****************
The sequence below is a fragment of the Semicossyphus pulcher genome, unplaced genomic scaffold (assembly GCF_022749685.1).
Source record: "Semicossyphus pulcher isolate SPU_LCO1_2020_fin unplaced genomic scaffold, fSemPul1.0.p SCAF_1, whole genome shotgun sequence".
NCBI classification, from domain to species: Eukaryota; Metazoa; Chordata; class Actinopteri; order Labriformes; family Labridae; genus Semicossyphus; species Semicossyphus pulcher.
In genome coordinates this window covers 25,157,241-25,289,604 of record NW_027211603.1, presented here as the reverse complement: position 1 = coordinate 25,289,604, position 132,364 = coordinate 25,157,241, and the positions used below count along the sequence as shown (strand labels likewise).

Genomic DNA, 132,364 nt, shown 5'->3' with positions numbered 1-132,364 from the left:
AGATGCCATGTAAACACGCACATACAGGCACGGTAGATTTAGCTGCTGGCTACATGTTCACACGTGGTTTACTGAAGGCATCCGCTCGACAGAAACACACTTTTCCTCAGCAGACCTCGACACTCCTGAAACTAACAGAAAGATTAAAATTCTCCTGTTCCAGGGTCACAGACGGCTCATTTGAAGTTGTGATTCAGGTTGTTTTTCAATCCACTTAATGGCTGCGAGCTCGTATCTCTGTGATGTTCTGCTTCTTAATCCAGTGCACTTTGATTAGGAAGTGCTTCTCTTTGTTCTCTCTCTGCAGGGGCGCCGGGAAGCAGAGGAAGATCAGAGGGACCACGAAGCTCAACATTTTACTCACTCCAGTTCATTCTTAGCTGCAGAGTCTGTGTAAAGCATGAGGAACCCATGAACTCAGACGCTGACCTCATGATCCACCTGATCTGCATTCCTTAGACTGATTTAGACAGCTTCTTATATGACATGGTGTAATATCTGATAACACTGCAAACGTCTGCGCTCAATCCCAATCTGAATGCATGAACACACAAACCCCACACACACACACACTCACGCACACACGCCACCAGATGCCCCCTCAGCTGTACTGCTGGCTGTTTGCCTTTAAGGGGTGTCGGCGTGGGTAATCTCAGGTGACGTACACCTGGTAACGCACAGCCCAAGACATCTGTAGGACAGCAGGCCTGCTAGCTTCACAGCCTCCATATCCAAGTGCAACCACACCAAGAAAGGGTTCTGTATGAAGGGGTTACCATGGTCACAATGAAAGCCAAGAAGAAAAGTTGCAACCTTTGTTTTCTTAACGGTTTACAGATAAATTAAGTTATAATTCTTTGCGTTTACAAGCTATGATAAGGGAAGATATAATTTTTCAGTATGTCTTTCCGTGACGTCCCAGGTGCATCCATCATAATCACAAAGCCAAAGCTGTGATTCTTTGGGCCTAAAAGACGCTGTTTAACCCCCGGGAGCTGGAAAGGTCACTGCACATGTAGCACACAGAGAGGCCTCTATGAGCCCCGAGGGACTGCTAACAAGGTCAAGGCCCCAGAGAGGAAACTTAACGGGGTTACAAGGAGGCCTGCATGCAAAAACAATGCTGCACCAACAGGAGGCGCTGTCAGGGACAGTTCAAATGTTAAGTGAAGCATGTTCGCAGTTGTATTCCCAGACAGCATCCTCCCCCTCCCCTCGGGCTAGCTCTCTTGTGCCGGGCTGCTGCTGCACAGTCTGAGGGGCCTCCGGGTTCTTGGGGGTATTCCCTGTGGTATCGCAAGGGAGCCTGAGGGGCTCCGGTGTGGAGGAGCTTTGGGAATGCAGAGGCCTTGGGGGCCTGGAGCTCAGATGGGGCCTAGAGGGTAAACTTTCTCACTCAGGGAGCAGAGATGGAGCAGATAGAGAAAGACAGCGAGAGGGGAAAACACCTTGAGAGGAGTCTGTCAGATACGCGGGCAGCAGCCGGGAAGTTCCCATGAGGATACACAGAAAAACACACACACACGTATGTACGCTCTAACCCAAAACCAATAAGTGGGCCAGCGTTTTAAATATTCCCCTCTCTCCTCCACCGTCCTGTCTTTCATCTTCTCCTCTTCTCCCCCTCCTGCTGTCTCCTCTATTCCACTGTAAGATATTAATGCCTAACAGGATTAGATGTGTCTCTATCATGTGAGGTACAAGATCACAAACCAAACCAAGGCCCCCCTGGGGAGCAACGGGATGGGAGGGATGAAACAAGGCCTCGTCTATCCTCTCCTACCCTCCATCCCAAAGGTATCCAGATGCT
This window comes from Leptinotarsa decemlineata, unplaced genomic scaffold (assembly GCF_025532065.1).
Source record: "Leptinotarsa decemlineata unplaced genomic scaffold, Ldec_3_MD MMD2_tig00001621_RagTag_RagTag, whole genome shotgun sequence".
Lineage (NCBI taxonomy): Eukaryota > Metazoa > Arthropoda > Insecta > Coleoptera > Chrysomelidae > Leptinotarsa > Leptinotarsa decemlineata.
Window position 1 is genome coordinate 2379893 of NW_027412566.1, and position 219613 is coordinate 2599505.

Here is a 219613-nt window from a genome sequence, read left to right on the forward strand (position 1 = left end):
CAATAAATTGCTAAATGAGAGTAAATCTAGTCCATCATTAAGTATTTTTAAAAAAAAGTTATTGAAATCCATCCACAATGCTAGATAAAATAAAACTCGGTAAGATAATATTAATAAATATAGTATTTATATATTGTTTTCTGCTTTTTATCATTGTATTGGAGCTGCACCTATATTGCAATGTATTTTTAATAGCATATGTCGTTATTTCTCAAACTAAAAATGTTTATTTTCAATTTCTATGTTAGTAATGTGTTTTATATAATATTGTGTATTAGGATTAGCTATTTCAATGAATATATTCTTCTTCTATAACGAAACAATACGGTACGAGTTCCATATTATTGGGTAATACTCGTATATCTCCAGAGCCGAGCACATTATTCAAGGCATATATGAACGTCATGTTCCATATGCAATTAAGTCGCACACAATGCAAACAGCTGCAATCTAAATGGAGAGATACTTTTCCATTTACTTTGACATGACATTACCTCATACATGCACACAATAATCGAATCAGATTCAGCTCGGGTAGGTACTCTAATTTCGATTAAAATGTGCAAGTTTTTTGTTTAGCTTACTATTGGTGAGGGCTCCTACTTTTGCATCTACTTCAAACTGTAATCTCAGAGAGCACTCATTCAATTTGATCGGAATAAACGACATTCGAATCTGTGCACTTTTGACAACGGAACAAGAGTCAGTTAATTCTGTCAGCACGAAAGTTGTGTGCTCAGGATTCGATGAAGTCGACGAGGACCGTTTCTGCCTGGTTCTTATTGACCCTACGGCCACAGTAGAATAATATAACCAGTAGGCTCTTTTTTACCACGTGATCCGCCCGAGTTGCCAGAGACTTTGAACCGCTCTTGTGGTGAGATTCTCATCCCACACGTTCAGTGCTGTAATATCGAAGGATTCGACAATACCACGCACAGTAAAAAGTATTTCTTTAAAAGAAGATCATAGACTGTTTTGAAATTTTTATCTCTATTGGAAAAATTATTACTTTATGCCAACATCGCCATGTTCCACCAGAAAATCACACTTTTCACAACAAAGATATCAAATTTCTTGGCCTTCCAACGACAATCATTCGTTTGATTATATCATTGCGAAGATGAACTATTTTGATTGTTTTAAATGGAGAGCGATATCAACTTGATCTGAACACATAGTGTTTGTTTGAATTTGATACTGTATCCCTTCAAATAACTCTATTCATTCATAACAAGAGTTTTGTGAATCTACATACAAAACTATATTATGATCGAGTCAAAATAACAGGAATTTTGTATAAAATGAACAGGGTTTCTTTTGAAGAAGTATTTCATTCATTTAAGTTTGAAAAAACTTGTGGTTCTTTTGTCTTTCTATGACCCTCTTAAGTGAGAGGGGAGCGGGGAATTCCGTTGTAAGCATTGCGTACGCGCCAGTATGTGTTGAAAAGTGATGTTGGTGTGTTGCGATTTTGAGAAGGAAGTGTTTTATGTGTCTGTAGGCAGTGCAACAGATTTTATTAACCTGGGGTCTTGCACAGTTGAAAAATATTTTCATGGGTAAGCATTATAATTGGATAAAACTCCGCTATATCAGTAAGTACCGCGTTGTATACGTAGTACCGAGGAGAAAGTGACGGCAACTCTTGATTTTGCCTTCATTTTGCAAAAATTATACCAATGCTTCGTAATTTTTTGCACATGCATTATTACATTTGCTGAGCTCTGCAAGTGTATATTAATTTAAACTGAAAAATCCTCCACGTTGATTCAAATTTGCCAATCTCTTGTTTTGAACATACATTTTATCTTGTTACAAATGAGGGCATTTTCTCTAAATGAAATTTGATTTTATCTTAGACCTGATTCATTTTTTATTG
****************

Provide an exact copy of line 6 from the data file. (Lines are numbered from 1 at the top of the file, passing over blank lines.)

AGATGCCATGTAAACACGCACATACAGGCACGGTAGATTTAGCTGCTGGCTACATGTTCACACGTGGTTTACTGAAGGCATCCGCTCGACAGAAACACACTTTTCCTCAGCAGACCTCGACACTCCTGAAACTAACAGAAAGATTAAAATTCTCCTGTTCCAGGGTCACAGACGGCTCATTTGAAGTTGTGATTCAGGTTGTTTTTCAATCCACTTAATGGCTGCGAGCTCGTATCTCTGTGATGTTCTGCTTCTTAATCCAGTGCACTTTGATTAGGAAGTGCTTCTCTTTGTTCTCTCTCTGCAGGGGCGCCGGGAAGCAGAGGAAGATCAGAGGGACCACGAAGCTCAACATTTTACTCACTCCAGTTCATTCTTAGCTGCAGAGTCTGTGTAAAGCATGAGGAACCCATGAACTCAGACGCTGACCTCATGATCCACCTGATCTGCATTCCTTAGACTGATTTAGACAGCTTCTTATATGACATGGTGTAATATCTGATAACACTGCAAACGTCTGCGCTCAATCCCAATCTGAATGCATGAACACACAAACCCCACACACACACACACTCACGCACACACGCCACCAGATGCCCCCTCAGCTGTACTGCTGGCTGTTTGCCTTTAAGGGGTGTCGGCGTGGGTAATCTCAGGTGACGTACACCTGGTAACGCACAGCCCAAGACATCTGTAGGACAGCAGGCCTGCTAGCTTCACAGCCTCCATATCCAAGTGCAACCACACCAAGAAAGGGTTCTGTATGAAGGGGTTACCATGGTCACAATGAAAGCCAAGAAGAAAAGTTGCAACCTTTGTTTTCTTAACGGTTTACAGATAAATTAAGTTATAATTCTTTGCGTTTACAAGCTATGATAAGGGAAGATATAATTTTTCAGTATGTCTTTCCGTGACGTCCCAGGTGCATCCATCATAATCACAAAGCCAAAGCTGTGATTCTTTGGGCCTAAAAGACGCTGTTTAACCCCCGGGAGCTGGAAAGGTCACTGCACATGTAGCACACAGAGAGGCCTCTATGAGCCCCGAGGGACTGCTAACAAGGTCAAGGCCCCAGAGAGGAAACTTAACGGGGTTACAAGGAGGCCTGCATGCAAAAACAATGCTGCACCAACAGGAGGCGCTGTCAGGGACAGTTCAAATGTTAAGTGAAGCATGTTCGCAGTTGTATTCCCAGACAGCATCCTCCCCCTCCCCTCGGGCTAGCTCTCTTGTGCCGGGCTGCTGCTGCACAGTCTGAGGGGCCTCCGGGTTCTTGGGGGTATTCCCTGTGGTATCGCAAGGGAGCCTGAGGGGCTCCGGTGTGGAGGAGCTTTGGGAATGCAGAGGCCTTGGGGGCCTGGAGCTCAGATGGGGCCTAGAGGGTAAACTTTCTCACTCAGGGAGCAGAGATGGAGCAGATAGAGAAAGACAGCGAGAGGGGAAAACACCTTGAGAGGAGTCTGTCAGATACGCGGGCAGCAGCCGGGAAGTTCCCATGAGGATACACAGAAAAACACACACACACGTATGTACGCTCTAACCCAAAACCAATAAGTGGGCCAGCGTTTTAAATATTCCCCTCTCTCCTCCACCGTCCTGTCTTTCATCTTCTCCTCTTCTCCCCCTCCTGCTGTCTCCTCTATTCCACTGTAAGATATTAATGCCTAACAGGATTAGATGTGTCTCTATCATGTGAGGTACAAGATCACAAACCAAACCAAGGCCCCCCTGGGGAGCAACGGGATGGGAGGGATGAAACAAGGCCTCGTCTATCCTCTCCTACCCTCCATCCCAAAGGTATCCAGATGCT